Inherited mutations in the genes BRCA1 and BRCA2 are a known risk factor for several types of cancer. Women who inherit mutations in these genes have a greater risk of developing breast and ovarian cancers. Men are at a higher risk of developing breast and prostate cancers. And both are at an increased risk of pancreatic cancer.
Testing for BRCA mutations is becoming increasingly common. Not only is this information useful for genetic counseling of family members who may share a mutation, it can also inform the choice of treatment. Tumors driven by these mutations sometimes respond well to drugs called PARP inhibitors.
A new study published on July 10 in Nature finds a complicating wrinkle in this otherwise tidy picture. BRCA mutations in a tumor are sometimes unrelated to its development.
“Not all BRCA mutations are created equal,” says Barry Taylor, Associate Director of the Marie-Josée and Henry R. Kravis Center for Molecular Oncology (CMO) at MSK and a corresponding author on the paper. “In some cases, these mutations are just along for the ride, rather than driving tumor development. That has important therapeutic implications for patients today.”
When a BRCA Mutation Makes a Difference
The BRCA1 and BRCA2 genes provide instructions for making proteins that repair damaged DNA. When these proteins are mutated, cells accumulate more DNA damage, which can lead to cancer. Like all genes, BRCA1 and BRCA2 come in pairs; cells have two copies of each gene.
Typically, a person with a BRCA mutation is eligible for treatment with a drug called a PARP inhibitor. This form of targeted therapy prevents cells from repairing another kind of DNA damage. In cancer cells that are already deficient in DNA repair due to a mutated BRCA gene, the added insult of a PARP inhibitor causes them to die.
But this treatment approach assumes that a BRCA mutation in a tumor always makes a difference. The new results suggest that’s not the case.
Philip Jonsson, a computational biologist at MSK and the paper’s first author, analyzed DNA sequences from 17,152 MSK patients who were diagnosed with one of 55 cancer types. He determined the frequency of germline and somatic mutations in BRCA genes as well as the types of tumors in which these mutations were most frequently found. (Germline mutations are present in every cell in the body, while somatic mutations are present only in cancer cells.) Among tumors with a mutated BRCA gene, he then looked for signs of a mutation in the second copy of the relevant BRCA gene and of DNA repair deficiency. When both copies of a BRCA gene are mutated in a tumor, it’s a sign that DNA repair deficiency is important to its biology.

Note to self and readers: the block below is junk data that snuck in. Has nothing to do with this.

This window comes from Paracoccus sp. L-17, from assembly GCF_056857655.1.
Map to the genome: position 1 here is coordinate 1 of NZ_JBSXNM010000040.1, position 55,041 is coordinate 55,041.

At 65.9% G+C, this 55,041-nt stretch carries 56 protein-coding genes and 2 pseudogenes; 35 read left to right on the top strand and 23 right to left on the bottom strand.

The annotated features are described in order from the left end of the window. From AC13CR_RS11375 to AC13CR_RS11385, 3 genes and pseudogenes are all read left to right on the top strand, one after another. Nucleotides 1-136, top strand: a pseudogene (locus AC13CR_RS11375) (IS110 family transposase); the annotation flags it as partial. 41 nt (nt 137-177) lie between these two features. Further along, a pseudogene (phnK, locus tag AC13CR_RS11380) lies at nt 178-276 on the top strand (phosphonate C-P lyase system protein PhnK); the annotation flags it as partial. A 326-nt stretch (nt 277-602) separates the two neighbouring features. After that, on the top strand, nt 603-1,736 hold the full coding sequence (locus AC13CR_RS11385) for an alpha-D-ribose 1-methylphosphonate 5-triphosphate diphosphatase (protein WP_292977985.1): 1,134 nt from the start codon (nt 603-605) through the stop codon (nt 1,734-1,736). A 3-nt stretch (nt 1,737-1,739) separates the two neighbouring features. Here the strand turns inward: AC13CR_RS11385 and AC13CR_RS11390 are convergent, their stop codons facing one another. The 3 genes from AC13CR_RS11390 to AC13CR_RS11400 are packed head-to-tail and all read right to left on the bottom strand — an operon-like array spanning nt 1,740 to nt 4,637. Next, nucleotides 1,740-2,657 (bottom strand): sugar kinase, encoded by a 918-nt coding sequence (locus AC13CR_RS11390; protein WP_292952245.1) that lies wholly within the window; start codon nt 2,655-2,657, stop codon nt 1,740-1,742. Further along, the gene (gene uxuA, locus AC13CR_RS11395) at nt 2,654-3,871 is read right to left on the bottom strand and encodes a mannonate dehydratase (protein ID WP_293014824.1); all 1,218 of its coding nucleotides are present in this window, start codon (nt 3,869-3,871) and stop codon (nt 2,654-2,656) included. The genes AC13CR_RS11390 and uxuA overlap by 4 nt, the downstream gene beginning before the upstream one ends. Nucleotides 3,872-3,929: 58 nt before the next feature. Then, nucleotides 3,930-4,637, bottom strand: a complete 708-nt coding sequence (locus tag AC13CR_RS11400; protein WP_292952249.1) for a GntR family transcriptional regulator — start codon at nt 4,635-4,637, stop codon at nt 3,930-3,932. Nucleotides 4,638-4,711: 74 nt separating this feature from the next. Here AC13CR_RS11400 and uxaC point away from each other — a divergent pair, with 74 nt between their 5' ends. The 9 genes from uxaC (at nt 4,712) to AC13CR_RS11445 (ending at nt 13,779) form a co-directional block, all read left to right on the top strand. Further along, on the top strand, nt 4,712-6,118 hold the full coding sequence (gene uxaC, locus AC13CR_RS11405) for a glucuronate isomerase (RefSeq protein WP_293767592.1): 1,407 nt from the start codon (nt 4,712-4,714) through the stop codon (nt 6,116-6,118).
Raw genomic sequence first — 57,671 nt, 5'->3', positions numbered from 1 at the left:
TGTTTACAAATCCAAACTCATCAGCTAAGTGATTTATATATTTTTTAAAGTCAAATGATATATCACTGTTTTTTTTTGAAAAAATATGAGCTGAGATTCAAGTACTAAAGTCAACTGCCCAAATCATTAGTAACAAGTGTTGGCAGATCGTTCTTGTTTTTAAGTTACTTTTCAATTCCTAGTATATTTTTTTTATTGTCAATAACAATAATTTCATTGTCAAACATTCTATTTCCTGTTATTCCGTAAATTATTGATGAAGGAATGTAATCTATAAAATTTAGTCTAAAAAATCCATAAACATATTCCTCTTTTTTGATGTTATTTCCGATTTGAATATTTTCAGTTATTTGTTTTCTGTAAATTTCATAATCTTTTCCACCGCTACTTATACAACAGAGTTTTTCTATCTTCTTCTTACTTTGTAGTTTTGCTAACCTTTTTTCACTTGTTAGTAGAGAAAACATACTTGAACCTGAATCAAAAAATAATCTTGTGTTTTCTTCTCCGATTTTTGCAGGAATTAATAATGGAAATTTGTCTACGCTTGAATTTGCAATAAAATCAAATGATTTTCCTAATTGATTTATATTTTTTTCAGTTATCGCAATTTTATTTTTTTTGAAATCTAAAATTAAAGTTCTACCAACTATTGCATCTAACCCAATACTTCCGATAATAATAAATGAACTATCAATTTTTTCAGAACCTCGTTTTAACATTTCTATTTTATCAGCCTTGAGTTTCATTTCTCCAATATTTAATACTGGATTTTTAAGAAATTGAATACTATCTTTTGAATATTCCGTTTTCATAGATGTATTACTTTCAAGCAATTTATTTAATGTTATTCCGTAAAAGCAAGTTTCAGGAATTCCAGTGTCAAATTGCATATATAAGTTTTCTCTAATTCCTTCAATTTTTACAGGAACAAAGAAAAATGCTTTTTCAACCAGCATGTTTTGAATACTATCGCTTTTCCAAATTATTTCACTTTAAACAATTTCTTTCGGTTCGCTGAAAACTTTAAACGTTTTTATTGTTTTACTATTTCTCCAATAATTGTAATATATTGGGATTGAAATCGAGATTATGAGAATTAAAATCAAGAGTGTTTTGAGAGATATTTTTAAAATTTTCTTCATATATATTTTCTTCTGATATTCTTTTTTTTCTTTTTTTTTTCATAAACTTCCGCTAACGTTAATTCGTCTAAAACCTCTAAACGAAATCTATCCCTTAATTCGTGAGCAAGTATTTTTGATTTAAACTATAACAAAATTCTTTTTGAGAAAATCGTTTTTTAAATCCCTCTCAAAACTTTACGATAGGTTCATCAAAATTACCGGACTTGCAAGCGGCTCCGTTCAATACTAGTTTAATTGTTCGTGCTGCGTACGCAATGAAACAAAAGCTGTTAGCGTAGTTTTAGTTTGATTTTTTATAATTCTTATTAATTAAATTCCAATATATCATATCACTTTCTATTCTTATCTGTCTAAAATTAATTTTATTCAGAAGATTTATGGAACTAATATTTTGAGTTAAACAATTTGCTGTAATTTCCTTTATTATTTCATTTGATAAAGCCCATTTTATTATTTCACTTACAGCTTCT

As expected, both germline and somatic BRCA mutations were most common in those cancers that have historically been thought of as BRCA driven: breast, ovarian, prostate, and pancreatic tumors. These same tumor types were also the ones in which both copies of a BRCA gene were mutated and evidence of DNA repair deficiency was found.
In other highly prevalent cancers — lung cancer and colorectal cancer, for example — germline and somatic BRCA mutations happened but were less common. And when they did occur, they were almost never associated with a mutation in the other gene copy. Nor did these cancers show evidence of DNA repair deficiency. To the investigators, this implied that the BRCA mutations in these tumors were largely incidental.
PARP Inhibitors Not for Everybody
These results have important implications for treatment. They suggest that the presence of a BRCA mutation in a tumor doesn’t necessarily mean the tumor is dependent on it — even in those cancers, such as breast and ovarian, that are thought of as highly BRCA driven. And if that’s the case, then a PARP inhibitor won’t provide any benefit.
“Not everyone who inherits a BRCA1 or BRCA2 mutation from their parents is ultimately going to get a tumor related to that abnormality,” Dr. Taylor says. “Some will, some will not, and that distinction is incredibly important biologically and incredibly important therapeutically.”
Unfortunately, this distinction is not captured by standard genetic testing. “Our results suggest that you can’t rely solely on germline testing to select patients for treatment with drugs like PARP inhibitors that target DNA damage repair,” Dr. Jonsson says. “Doing so would likely result in the inclusion of a significant number of patients with non-BRCA driven tumors.”
Instead, he says, germline information must be integrated with other information to guide optimal treatment — for example, evidence of DNA repair deficiency in a person’s tumor.
Michael Berger, a second corresponding author on the paper and Associate Director of the CMO, thinks that the results won’t necessarily change who is a candidate for genetic testing. But it will influence thinking about who gets what treatment.
“The implications for family members remain the same. They will still need genetic testing to find out if they are at risk. But the same BRCA variant in one person may have a different biological effect in another. Understanding what’s driving each individual person’s cancer can inform what therapies they might respond to or not respond to,” he says.
Physician-scientist David Solit, Director of the CMO, is a third corresponding author on the Nature paper.